01/24/2013 01:07 pm ET Updated Mar 26, 2013

Thin Places of Faith

I was introduced to a Celtic idea called "thin places" recently by a student of mine. I have had these kinds of experiences before but never had this particular language to describe them. The Celtic phrase, "thin places," describes situations where heaven and earth come together so profoundly that the distance between them is almost erased -- a moment of connection to the Divine that is close and profoundly intimate.

In the Celtic tradition, heaven and earth are about three feet apart. But in "thin places" the distance is significantly reduced. I'm not certain about the three feet estimation of this tradition, but I've definitely had "thin place" experiences.

When I was in high school I went on a two week backpacking trip into the high Rocky Mountains of Colorado. We packed in our food and water for a wonderful experience in the mountains. I was stunned and amazed every day and night at all that I was seeing.

We had some remarkable opportunities. We saw herds of elk passing through grassy valleys, majestic eagles flying overhead, and dug out snow-packed areas for tent sites. I saw and experienced things that I never had before as a teen from the plains of West Texas. I had a tremendous time.

And I learned the most important rule of camping and hiking -- never go anywhere alone. We were paired up and had a buddy for most of the trip. On occasion we had a different buddy but mine for the majority of the trip was Beth.

One night, way into the wee hours, nature called. I tried very hard to wake Beth up but she was out cold. I tried a few others in our camp and no one was budging. So I decided I could head out on my own as long as I stayed close to the camp (I know, it was dumb, but I was young and fearless). I grabbed my trusty flashlight and headed out.

After completing my task, I thought I saw some deer moving by me and followed a bit to get a closer look at them. It did not take long for me to get turned around and lost.

Then something bad happened. The batteries in my flashlight burned out and I was in the dark. It wasn't just dark -- it was pitch dark. It was the darkest kind of dark that I had ever experienced. I could not even see my hand in front of my face. And I began to get a bit scared.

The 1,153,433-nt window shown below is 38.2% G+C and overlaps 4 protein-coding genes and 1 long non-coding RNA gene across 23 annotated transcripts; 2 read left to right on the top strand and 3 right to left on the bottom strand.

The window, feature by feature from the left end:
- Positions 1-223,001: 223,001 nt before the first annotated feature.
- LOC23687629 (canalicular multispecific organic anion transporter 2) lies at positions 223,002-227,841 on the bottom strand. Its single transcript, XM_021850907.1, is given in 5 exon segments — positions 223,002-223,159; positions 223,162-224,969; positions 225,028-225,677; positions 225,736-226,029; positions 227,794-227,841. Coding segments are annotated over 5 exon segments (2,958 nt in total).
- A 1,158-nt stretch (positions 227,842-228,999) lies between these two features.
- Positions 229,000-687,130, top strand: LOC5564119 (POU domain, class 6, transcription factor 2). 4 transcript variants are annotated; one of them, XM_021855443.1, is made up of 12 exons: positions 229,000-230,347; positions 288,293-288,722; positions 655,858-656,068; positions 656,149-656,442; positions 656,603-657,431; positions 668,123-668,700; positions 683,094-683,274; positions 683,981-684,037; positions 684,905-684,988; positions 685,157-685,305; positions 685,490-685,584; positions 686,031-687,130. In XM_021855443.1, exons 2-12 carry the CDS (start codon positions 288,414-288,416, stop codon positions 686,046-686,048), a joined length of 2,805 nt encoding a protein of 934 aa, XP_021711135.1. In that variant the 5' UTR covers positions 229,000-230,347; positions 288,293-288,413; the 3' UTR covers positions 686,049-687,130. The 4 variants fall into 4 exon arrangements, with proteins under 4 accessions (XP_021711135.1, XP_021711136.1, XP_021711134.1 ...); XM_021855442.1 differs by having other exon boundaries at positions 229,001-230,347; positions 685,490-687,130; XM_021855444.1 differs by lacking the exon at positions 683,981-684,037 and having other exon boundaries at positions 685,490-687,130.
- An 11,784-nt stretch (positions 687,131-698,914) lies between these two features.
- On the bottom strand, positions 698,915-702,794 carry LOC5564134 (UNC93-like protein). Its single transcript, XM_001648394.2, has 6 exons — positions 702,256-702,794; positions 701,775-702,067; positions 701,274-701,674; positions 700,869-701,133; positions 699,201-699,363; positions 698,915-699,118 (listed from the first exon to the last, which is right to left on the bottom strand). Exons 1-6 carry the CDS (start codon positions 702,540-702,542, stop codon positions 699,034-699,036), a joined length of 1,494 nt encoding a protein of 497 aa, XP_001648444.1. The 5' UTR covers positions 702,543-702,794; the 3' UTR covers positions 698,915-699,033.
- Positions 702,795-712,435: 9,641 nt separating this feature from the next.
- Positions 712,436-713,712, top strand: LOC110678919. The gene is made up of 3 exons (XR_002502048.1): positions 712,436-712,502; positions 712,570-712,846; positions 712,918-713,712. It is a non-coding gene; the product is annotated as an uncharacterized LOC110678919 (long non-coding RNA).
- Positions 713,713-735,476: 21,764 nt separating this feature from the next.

Then I started to panic. I was lost, I had no light, and I did not know what to do. So I sat down to figure out what to do next. I wondered who would find me and tell my parents I loved them if I did not make it back home (I know, it's dramatic but again, I was young).

As I sat there, my eyes started to adjust to the dark. And as they did, I discovered that it was not as dark as I had thought it was. There was actually light shining from the amazing array of stars up in the sky. I was in the high Rockies and they appeared so close that I literally thought I could reach out and touch some of them. There were millions of them -- bright, shiny, translucent and flickering.

In that moment I knew heaven and earth were so close together and that I was experiencing that. There was a razor's edge between the two. And it was astonishing. I hope you have had "thin moments," as well. But some of you may never have felt this kind of closeness to the Divine or heaven or God or whatever your call this presence. But in that moment I believe that I did.

I felt calmer. I began to make out familiar tree lines and ridges, and I could see the outlines of the area where I was pretty sure our campsite was. I began to walk on a trail I found -- lit by the abundant heavenly stars -- and found the campsite in just a short hike.

It was definitely a "thin place." And I was grateful heaven and earth were so close together in that moment.

But I've also had the reverse; I guess we could call them "think places." I had moments when I did not feel connected to God and times when I felt a great distance between heaven and earth. It felt much wider than three feet. Most of you have felt the same way.

Now as I look back on the moments when I felt the distance between heaven and earth was wider or felt somewhat alone, I know it was not God who moved away. The Divine was still very close -- maybe I did not feel it as close as I felt it on that mountaintop, but God was close nonetheless. The distance between heaven and earth is so often erased.

What's the difference? Sometimes I'm just not sure. Was it me being open and needy on the mountaintop that led me to feel that connection? Or was it simply the circumstances? I can't say I really have an answer but I am trying to be open to the "thin places" every day. Some days I am better than others -- but I pray to be open enough to experience them. And I pray for you to experience them too.